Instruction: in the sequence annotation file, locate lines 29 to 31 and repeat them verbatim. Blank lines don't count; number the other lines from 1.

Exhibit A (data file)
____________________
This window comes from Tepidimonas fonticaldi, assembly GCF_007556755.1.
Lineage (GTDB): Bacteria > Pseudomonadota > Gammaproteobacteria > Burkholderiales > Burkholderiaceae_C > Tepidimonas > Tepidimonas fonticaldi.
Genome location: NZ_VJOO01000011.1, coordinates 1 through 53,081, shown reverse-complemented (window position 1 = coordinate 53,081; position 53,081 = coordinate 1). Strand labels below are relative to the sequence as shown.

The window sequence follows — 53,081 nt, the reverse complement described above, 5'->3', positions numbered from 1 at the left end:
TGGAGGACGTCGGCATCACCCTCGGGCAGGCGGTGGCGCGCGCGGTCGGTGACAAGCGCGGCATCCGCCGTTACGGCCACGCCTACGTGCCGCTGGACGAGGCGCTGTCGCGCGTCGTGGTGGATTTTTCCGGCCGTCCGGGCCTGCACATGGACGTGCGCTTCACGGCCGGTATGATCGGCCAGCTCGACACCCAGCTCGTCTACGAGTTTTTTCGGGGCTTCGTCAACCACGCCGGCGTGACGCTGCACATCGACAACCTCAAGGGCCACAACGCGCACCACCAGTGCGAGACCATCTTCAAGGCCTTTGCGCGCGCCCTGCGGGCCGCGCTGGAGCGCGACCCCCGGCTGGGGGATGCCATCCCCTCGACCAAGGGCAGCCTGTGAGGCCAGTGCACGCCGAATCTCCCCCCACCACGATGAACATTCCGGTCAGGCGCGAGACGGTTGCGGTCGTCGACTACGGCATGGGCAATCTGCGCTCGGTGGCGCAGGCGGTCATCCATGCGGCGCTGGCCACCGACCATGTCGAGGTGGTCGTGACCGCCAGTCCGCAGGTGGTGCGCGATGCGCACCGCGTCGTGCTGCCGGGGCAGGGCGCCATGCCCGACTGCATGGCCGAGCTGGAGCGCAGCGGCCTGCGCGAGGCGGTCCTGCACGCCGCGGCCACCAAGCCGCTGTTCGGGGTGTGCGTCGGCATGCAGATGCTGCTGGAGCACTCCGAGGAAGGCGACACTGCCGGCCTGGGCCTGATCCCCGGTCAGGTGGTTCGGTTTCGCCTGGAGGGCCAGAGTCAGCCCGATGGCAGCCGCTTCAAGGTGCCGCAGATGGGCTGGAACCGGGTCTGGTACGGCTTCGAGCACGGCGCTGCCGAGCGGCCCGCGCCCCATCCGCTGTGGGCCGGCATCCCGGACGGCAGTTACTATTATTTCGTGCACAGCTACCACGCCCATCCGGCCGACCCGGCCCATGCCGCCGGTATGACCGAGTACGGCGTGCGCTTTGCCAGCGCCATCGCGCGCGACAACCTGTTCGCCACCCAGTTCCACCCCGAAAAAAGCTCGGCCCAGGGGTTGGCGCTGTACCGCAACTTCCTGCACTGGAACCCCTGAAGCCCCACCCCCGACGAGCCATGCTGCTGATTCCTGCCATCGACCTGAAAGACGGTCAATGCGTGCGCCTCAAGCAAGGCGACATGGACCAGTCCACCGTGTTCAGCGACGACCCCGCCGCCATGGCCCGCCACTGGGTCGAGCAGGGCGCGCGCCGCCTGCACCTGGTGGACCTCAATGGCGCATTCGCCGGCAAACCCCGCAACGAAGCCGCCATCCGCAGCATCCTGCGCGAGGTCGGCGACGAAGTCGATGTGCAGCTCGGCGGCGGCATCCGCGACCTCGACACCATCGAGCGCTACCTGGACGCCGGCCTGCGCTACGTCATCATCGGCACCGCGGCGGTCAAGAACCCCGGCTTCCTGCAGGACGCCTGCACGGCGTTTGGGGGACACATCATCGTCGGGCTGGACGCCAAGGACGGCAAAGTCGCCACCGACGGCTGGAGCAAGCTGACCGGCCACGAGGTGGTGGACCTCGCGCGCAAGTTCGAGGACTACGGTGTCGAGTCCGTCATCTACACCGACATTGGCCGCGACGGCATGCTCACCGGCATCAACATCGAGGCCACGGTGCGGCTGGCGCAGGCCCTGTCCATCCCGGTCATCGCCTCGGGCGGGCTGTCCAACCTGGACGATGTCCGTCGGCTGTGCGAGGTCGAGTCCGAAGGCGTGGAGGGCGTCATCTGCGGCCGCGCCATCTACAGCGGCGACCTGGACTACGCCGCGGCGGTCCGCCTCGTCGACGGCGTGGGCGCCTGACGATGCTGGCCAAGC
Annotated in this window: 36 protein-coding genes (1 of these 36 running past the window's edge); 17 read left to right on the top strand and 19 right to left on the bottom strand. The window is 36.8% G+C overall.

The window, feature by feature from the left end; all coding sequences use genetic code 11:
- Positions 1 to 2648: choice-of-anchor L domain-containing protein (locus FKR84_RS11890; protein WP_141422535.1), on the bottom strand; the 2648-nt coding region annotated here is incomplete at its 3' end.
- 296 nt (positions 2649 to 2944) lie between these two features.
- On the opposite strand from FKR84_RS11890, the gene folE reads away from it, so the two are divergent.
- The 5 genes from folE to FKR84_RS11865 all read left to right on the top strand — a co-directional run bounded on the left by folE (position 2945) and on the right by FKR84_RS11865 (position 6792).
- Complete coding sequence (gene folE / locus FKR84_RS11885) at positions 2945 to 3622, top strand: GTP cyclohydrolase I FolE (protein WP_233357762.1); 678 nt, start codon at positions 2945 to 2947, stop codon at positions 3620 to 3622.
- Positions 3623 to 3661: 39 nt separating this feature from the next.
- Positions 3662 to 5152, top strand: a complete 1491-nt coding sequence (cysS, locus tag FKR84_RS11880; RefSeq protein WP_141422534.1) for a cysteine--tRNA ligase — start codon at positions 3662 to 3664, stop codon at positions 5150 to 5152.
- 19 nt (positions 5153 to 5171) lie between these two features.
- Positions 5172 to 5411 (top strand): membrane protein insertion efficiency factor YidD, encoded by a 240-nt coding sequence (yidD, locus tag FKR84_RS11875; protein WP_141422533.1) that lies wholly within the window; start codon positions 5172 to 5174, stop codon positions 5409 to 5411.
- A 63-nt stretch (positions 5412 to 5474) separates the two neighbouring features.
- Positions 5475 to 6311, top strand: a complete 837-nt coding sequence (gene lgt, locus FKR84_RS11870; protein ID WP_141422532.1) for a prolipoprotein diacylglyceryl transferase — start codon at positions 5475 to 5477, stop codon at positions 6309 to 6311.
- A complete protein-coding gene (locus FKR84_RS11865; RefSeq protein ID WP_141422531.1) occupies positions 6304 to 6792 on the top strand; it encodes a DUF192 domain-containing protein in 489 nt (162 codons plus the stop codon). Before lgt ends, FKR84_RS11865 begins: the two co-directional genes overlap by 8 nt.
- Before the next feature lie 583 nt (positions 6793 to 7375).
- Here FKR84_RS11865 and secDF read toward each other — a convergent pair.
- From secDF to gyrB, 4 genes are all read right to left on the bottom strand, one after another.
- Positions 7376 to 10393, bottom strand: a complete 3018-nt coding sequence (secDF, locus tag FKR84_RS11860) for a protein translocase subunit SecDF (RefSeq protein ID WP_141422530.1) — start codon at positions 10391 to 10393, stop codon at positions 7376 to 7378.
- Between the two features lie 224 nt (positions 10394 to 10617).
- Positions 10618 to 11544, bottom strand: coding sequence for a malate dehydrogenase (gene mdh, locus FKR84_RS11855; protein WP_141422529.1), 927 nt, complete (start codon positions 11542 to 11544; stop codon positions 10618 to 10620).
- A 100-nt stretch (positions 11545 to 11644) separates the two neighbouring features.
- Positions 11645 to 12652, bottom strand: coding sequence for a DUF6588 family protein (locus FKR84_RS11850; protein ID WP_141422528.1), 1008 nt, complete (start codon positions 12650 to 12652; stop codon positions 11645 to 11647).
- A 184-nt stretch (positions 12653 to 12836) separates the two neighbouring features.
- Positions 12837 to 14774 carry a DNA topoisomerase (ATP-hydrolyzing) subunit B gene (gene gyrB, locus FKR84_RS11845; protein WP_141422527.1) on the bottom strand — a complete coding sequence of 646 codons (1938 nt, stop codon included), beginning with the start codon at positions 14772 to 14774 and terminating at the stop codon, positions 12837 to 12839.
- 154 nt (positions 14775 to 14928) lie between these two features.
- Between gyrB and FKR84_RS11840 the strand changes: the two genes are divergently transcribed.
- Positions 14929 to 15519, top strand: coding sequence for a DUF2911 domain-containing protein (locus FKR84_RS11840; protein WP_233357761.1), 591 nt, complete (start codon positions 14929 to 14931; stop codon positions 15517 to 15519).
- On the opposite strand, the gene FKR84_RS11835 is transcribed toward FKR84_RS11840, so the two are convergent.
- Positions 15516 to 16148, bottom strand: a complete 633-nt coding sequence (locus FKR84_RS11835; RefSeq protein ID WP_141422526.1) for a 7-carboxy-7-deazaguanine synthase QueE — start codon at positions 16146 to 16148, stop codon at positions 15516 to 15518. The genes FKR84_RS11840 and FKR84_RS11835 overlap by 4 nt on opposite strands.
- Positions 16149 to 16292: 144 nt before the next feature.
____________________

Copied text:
- Positions 12837 to 14774 carry a DNA topoisomerase (ATP-hydrolyzing) subunit B gene (gene gyrB, locus FKR84_RS11845; protein WP_141422527.1) on the bottom strand — a complete coding sequence of 646 codons (1938 nt, stop codon included), beginning with the start codon at positions 14772 to 14774 and terminating at the stop codon, positions 12837 to 12839.
- 154 nt (positions 14775 to 14928) lie between these two features.
- Between gyrB and FKR84_RS11840 the strand changes: the two genes are divergently transcribed.